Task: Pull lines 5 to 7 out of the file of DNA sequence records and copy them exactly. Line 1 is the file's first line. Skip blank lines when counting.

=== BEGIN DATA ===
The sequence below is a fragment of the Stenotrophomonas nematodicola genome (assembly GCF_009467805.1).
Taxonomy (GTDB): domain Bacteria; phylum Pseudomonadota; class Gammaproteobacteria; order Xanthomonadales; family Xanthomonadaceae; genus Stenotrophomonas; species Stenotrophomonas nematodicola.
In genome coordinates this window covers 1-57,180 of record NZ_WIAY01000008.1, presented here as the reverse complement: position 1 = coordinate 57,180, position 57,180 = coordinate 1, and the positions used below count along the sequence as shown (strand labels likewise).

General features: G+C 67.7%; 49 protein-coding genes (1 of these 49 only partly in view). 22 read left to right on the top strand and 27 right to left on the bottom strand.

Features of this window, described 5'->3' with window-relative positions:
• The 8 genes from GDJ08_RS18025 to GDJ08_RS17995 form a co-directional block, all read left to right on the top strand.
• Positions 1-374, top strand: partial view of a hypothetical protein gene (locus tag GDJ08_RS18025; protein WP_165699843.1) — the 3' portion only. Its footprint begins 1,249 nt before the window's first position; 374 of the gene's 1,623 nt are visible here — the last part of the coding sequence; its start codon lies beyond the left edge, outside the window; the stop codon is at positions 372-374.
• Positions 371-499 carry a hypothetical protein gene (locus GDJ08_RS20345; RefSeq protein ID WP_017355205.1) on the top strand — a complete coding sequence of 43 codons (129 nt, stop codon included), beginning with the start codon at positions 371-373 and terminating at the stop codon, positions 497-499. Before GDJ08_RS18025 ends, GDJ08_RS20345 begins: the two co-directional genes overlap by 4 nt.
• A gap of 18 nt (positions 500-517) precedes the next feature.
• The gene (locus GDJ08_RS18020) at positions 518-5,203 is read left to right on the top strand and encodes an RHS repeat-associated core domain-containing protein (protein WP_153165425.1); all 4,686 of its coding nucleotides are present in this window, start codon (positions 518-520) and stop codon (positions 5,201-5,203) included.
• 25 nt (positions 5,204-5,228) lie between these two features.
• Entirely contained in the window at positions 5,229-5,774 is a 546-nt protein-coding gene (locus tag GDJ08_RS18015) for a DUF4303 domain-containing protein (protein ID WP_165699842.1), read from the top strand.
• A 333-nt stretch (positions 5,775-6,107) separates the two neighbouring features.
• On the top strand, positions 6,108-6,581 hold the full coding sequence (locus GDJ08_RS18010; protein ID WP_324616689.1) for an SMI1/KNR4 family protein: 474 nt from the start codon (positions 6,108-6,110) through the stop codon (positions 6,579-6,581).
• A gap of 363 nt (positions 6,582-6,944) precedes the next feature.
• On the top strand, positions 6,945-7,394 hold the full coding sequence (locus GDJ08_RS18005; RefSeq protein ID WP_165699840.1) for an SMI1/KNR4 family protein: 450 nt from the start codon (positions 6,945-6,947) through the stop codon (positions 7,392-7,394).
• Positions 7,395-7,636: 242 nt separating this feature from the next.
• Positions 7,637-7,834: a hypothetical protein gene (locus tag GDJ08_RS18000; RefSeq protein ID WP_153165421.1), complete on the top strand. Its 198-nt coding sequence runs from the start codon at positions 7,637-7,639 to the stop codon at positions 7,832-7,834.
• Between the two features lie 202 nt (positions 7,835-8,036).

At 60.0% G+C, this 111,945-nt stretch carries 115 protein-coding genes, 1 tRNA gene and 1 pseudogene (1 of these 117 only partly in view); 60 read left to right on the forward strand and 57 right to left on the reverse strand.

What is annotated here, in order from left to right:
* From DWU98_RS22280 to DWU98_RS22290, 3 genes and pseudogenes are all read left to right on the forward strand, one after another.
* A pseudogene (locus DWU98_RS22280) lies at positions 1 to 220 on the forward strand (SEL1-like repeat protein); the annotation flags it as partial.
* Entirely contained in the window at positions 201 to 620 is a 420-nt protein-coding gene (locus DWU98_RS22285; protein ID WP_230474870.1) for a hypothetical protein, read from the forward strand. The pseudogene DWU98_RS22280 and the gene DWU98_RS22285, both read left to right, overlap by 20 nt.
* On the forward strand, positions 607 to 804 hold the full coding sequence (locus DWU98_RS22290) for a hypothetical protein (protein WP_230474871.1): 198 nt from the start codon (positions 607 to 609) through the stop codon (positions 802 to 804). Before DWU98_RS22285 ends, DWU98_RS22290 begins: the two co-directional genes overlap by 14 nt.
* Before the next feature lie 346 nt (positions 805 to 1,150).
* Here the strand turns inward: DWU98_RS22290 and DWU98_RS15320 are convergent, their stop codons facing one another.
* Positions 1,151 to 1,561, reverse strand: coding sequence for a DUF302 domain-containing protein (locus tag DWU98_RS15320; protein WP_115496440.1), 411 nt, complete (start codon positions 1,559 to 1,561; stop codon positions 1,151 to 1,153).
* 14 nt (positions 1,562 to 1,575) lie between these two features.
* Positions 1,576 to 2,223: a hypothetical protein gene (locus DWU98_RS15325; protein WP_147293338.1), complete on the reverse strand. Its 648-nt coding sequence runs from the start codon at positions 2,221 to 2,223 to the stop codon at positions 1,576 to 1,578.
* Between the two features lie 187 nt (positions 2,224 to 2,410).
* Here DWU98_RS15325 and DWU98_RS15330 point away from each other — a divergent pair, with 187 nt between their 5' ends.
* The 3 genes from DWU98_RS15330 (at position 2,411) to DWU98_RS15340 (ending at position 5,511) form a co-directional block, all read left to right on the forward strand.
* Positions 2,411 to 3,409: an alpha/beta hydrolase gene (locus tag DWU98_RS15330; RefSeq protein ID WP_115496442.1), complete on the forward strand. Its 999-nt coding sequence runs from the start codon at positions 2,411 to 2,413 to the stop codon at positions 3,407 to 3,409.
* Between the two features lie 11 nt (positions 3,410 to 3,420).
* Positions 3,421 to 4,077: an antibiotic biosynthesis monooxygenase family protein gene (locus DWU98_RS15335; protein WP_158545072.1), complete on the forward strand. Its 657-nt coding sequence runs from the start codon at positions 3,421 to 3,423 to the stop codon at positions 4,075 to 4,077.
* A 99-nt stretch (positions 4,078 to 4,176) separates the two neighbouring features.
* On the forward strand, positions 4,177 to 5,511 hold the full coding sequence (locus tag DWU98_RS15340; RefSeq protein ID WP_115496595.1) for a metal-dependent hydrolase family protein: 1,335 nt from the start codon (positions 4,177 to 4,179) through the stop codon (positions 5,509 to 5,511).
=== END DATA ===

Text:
Features of this window, described 5'->3' with window-relative positions:
• The 8 genes from GDJ08_RS18025 to GDJ08_RS17995 form a co-directional block, all read left to right on the top strand.
• Positions 1-374, top strand: partial view of a hypothetical protein gene (locus tag GDJ08_RS18025; protein WP_165699843.1) — the 3' portion only. Its footprint begins 1,249 nt before the window's first position; 374 of the gene's 1,623 nt are visible here — the last part of the coding sequence; its start codon lies beyond the left edge, outside the window; the stop codon is at positions 372-374.